Fusion of Clinical Data: A Case Study to Predict the Type of Treatment of Bone Fractures
Clinical data is characterized not only by its constantly increasing volume but also by its diversity. Information collected in clinical information systems such as electronic health records is highly heterogeneous and it includes structured laboratory and examination reports, unstructured clinical notes, images, and more often genetic data. This heterogeneity poses a significant challenge when constructing diagnostic and therapeutic decision models that should use data from all available sources to provide a comprehensive support. A possible response to this challenge is offered by the concept of data fusion and associated techniques. In this paper, we briefly describe the foundations of data fusion and present its application in a case study aimed at building a decision model to predict the type of treatment for patients with bone fractures. Specifically, the model should distinguish between patients who should undergo a surgery and those who should be treated non-surgically.
KeywordsClinical data Data fusion Prediction models Decision support
The second author would like to acknowledge support by the Polish National Science Center under Grant No. DEC-2013/11/B/ST6/00963.
- 3.Castebedo, F.: A review of data fusion techniques. Sci. World J. (2013). doi: 10.1155/2013/704504
- 4.Rohlfing, T., Pfefferbaum, A., Sullivan, E.V., Maurer, C.R.: Information fusion in biomedical image analysis: combination of data vs. combination of interpretations. In: Christensen, G.E., Sonka, M. (eds.) IPMI 2005. LNCS, vol. 3565, pp. 150–161. Springer, Heidelberg (2005). doi: 10.1007/11505730_13 CrossRefGoogle Scholar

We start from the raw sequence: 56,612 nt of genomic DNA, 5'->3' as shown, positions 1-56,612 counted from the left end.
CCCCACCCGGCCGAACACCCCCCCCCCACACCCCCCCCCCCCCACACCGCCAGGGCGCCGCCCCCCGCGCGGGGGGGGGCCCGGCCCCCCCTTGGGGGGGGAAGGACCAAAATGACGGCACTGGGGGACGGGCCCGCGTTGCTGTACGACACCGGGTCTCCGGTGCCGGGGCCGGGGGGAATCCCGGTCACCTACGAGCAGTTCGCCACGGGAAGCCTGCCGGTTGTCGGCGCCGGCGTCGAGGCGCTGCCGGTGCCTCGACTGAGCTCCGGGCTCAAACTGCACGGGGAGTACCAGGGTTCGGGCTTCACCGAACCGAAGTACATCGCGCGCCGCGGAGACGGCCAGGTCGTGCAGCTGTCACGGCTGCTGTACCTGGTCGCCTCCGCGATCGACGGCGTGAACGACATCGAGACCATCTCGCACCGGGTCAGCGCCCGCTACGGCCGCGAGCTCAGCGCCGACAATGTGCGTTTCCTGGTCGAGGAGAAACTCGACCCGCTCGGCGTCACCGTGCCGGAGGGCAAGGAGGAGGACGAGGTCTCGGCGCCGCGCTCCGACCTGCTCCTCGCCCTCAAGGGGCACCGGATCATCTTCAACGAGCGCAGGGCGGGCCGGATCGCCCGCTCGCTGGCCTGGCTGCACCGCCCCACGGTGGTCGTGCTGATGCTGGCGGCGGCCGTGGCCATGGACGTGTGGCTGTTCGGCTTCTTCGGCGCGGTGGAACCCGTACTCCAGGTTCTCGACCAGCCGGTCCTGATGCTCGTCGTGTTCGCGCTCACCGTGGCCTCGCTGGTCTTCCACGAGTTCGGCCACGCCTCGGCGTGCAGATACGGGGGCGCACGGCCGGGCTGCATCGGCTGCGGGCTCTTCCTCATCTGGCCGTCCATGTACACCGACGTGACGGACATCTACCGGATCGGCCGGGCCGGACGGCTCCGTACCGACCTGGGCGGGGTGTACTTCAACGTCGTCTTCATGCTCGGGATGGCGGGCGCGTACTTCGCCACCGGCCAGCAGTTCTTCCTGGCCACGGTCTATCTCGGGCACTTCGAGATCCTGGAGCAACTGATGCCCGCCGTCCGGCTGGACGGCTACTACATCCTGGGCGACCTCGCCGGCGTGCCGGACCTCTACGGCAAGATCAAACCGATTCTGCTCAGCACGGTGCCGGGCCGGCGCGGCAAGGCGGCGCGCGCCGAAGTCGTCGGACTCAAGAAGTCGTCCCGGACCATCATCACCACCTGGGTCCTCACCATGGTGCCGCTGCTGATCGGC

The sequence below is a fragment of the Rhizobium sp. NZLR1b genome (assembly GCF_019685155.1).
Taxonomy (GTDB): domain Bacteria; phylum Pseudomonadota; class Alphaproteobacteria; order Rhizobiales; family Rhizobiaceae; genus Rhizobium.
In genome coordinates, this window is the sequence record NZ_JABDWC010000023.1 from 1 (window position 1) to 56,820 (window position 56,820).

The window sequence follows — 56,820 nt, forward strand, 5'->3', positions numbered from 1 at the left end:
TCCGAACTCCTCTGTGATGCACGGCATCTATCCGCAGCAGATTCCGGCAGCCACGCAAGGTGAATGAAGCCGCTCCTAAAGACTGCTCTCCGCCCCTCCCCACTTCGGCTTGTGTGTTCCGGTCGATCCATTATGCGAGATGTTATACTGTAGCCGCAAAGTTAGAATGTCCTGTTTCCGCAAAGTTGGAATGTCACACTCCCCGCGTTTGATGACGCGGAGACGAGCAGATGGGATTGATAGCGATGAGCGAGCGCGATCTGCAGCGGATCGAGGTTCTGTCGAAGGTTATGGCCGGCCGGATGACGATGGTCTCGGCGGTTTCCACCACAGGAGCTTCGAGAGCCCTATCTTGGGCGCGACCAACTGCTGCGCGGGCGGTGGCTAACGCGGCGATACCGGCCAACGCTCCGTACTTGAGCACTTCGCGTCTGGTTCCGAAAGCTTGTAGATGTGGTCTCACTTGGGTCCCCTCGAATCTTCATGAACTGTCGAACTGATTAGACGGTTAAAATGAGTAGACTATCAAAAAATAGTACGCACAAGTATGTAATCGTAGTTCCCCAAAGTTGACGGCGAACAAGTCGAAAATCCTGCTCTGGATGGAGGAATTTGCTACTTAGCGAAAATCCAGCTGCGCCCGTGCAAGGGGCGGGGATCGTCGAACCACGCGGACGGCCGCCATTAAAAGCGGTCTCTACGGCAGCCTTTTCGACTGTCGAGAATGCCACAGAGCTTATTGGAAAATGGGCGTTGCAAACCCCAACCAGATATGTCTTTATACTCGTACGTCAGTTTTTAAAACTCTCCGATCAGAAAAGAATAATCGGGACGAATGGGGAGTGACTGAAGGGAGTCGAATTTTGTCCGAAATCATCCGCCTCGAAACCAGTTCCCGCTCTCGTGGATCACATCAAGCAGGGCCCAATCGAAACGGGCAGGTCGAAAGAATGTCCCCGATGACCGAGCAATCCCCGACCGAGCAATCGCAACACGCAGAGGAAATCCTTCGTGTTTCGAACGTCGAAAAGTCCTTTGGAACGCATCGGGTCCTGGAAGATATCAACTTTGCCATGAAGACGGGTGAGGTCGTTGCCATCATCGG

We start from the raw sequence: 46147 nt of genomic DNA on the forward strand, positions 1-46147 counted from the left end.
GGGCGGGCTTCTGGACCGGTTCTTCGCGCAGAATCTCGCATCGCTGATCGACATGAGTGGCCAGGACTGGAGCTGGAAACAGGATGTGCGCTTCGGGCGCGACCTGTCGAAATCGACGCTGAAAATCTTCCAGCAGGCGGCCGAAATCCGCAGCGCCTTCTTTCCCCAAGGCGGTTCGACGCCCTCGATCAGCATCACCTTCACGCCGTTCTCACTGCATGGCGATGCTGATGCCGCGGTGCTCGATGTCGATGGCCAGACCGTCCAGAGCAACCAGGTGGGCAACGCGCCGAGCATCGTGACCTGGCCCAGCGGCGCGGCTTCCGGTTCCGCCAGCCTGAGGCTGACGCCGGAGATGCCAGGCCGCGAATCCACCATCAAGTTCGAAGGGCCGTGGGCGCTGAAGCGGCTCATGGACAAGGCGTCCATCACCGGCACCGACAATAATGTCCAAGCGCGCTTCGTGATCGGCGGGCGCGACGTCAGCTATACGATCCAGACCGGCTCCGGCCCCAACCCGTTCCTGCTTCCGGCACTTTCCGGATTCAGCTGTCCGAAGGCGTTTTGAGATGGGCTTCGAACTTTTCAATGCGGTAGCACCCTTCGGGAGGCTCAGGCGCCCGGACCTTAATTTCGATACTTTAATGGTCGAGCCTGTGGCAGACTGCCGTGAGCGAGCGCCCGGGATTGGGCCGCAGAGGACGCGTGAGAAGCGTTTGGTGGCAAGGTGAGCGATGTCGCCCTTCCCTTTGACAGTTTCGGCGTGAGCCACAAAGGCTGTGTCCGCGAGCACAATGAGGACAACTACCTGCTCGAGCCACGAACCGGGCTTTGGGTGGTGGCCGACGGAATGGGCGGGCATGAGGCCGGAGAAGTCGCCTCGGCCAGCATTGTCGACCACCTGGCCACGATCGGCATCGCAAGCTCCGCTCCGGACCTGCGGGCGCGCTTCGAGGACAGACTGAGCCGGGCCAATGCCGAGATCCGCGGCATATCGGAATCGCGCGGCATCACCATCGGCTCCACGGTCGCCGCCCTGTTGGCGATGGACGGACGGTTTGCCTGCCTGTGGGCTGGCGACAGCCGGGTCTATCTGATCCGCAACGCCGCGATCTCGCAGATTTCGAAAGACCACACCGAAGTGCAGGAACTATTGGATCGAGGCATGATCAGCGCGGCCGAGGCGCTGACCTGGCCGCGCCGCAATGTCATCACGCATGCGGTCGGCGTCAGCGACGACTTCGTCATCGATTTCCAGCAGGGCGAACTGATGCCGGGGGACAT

- 5.Ponti Jr., M.P: Combining classifiers: from the creation of ensembles to the decision fusion. In: 24th SIBGRAPI Conference on Graphics, Patterns and Images Tutorials (2011)Google Scholar
- 6.Lee, G., Madabhushi, A.: A knowledge representation framework for integration, classification of multi-scale imaging and non-imaging data: preliminary results in predicting prostate cancer recurrence by fusing mass spectrometry and histology. In: International Symposium on Biomedical Imaging: From Nano to Macro. IEEE (2009)Google Scholar
- 8.Lanckriet, G., Deng, M., Cristianini, N., Jordan, M., Noble, W.: Kernel-based data fusion and its application to protein function prediction in yeast. In: Proceedings of Pacific Symposium on Biocomputing (2004)Google Scholar
- 11.Zorluoglu, G.M.: Diagnosis of breast cancer using ensemble of data mining classification methods. Int. J. Bioinform Biomed. Eng. 1(3), 318–322 (2015). doi: 10.5829/idosi.wasj.2014.29.dmsct.4
- 13.Myint, S., Khaing, A.S., Tun, H.M.: Detecting leg bone fracture in x-ray images. Int. J. Sci. Technol. Res. 5, 140–144 (2016)Google Scholar
- 14.Wilk, S., Stefanowski, J., Wojciechowski, S., Farion, K.J., Michalowski, W.: Application of preprocessing methods to imbalanced clinical data: an experimental study. In: Piętka, E., Badura, P., Kawa, J., Wieclawek, W. (eds.) Information Technologies in Medicine. AISC, vol. 471, pp. 503–515. Springer, Cham (2016). doi: 10.1007/978-3-319-39796-2_41 Google Scholar
- 15.Kubat, M., Matwin, S.: Addresing the curse of imbalanced training sets: one-side selection. In: Proceedings of the 14th International Conference, ICML 1997, pp. 179–186 (1997)Google Scholar
- 16.Tiwari, P., Viswanath, S., Lee, G., Madabhushi, A.: Multi-model data fusion schemes for integrated classification of imaging and non-imaging biomedical data. In: International Symposium on Biomedical Imaging: From Nano to Macro. IEEE (2011). doi: 10.1109/ISBI.2011.5872379